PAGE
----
You could kill all the other breakers in his panel, turn all the lights on, and have some kid open & close the garage door as much as he can for an hour and measure it on the meter or something. :-)
Or you can install only high-efficiency lighting and put an occupancy-sensor switch on it. The biggest cost to him would be if someone left the lights on, since the motor is probably less than 200 watts, and only runs a minute or two per day. 200 watts is 0.2 kw, 2 minutes is 0.033 hours, so...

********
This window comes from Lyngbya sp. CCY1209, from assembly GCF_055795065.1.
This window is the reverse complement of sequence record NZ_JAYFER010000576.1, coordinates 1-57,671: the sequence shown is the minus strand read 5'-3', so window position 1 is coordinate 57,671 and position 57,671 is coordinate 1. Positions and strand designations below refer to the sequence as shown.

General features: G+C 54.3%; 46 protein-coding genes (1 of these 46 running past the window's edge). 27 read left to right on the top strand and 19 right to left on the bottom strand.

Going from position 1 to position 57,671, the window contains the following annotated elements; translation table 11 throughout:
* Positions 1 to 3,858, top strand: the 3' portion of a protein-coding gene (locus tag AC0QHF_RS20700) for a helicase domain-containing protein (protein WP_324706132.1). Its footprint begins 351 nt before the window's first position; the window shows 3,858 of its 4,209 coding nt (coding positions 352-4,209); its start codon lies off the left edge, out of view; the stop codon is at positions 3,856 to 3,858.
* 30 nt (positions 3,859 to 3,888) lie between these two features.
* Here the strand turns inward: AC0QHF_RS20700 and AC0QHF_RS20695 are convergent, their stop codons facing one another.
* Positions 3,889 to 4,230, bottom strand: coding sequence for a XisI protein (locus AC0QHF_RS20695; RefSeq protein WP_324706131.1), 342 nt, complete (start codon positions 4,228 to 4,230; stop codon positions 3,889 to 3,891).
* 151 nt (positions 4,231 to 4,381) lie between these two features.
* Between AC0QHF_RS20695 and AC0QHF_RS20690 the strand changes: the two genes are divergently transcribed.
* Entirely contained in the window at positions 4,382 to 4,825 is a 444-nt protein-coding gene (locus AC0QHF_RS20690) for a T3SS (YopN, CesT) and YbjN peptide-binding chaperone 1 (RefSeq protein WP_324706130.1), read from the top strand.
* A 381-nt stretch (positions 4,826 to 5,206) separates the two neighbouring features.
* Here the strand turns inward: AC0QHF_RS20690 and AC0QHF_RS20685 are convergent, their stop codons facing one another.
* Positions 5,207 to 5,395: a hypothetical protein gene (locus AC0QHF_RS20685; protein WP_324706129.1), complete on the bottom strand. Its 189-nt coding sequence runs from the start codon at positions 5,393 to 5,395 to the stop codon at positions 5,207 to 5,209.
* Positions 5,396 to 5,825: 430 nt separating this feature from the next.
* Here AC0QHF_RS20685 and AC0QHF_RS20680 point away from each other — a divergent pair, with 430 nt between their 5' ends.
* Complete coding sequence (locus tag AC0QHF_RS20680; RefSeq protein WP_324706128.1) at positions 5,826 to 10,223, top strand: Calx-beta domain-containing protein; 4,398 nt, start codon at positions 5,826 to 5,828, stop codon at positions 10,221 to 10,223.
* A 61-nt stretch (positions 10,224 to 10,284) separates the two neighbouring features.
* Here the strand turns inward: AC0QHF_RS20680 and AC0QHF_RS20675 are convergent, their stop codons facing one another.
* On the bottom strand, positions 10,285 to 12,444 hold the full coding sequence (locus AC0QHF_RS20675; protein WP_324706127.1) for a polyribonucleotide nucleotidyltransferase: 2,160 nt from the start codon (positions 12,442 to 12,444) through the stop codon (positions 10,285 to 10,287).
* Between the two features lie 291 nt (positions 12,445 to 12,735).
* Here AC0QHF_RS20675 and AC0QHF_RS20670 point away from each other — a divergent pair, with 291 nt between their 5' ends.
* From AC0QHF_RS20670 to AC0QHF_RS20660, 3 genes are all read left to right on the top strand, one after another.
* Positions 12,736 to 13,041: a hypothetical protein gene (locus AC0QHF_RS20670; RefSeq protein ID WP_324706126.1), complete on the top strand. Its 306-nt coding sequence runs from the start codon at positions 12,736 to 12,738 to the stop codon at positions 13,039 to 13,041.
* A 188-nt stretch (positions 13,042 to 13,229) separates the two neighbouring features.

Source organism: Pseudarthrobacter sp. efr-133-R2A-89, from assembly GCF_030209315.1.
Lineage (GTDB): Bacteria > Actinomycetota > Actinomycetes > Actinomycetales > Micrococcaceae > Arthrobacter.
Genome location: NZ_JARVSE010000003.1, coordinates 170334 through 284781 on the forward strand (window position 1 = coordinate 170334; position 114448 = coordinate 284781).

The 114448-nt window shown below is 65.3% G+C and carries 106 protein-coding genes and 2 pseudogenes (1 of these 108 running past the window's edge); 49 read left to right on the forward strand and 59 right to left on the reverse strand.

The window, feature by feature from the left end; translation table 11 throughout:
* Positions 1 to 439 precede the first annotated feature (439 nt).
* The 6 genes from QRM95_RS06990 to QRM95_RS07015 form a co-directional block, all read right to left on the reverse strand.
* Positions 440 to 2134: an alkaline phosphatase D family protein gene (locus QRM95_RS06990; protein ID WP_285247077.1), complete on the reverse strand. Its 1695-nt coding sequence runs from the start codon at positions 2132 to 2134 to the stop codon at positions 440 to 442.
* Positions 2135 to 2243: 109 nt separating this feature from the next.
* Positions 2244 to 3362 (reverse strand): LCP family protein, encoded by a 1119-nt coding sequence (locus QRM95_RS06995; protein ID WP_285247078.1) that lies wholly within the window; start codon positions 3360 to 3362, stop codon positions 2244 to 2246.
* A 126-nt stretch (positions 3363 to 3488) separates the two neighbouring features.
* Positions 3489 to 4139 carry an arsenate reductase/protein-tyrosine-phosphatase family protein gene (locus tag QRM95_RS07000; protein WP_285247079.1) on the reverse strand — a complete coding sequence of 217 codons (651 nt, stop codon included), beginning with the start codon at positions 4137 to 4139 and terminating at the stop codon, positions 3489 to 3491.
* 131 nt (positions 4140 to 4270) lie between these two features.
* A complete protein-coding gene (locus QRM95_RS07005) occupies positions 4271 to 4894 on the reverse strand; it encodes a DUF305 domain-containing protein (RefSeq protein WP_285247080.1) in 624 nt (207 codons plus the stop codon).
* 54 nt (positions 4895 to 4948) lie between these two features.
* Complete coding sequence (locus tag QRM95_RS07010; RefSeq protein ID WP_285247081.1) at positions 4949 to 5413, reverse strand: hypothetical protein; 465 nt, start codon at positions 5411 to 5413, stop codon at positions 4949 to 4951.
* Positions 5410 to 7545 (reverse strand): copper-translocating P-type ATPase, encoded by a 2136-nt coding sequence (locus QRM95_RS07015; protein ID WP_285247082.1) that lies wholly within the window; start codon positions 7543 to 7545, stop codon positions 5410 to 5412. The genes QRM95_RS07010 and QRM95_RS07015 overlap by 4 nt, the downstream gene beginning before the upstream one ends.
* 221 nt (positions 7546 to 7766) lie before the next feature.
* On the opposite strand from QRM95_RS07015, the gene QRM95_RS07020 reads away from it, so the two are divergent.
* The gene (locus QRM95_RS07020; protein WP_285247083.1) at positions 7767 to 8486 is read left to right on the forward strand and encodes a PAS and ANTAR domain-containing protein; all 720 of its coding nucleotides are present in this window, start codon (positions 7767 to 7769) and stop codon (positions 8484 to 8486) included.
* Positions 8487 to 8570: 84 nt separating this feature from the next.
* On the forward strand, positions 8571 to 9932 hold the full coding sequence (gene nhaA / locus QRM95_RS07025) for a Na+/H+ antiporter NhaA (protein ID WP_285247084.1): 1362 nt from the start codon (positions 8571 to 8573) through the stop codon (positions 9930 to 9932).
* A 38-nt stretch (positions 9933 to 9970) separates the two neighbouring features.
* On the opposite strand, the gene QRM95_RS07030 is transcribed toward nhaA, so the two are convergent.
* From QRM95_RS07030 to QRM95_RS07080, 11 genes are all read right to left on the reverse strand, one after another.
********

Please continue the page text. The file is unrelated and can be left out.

0.2 kilowatts x 0.033 hours is 0.007 kwh/day x 365= 2.5kwh/year
A couple of 40 watt lights is 0.08 kilowatts, but if you left them on for a whole day (24 hours), that's about 1.9 kwh per DAY.
With an occupancy sensor or timer switch that can't happen, and odds are it would add up to less than 1 hour per day, so it would be at most the power rating of the lights, x 365 days/year.
Or you could just comp him a 6-pack once or twice a year for being such a good sport. ;-)
If he insists on the penny-accounting, look up the specs for the actual power draw of the garage door opener, measure how many seconds it take to both open and close it, take a reasonable stab on the average daily open/close, and add it up for a year in hours x kilowatts. Do a similar estimate on garage light use & power. It's not nothing, but it's probably less that the value of the time it takes to calculate it.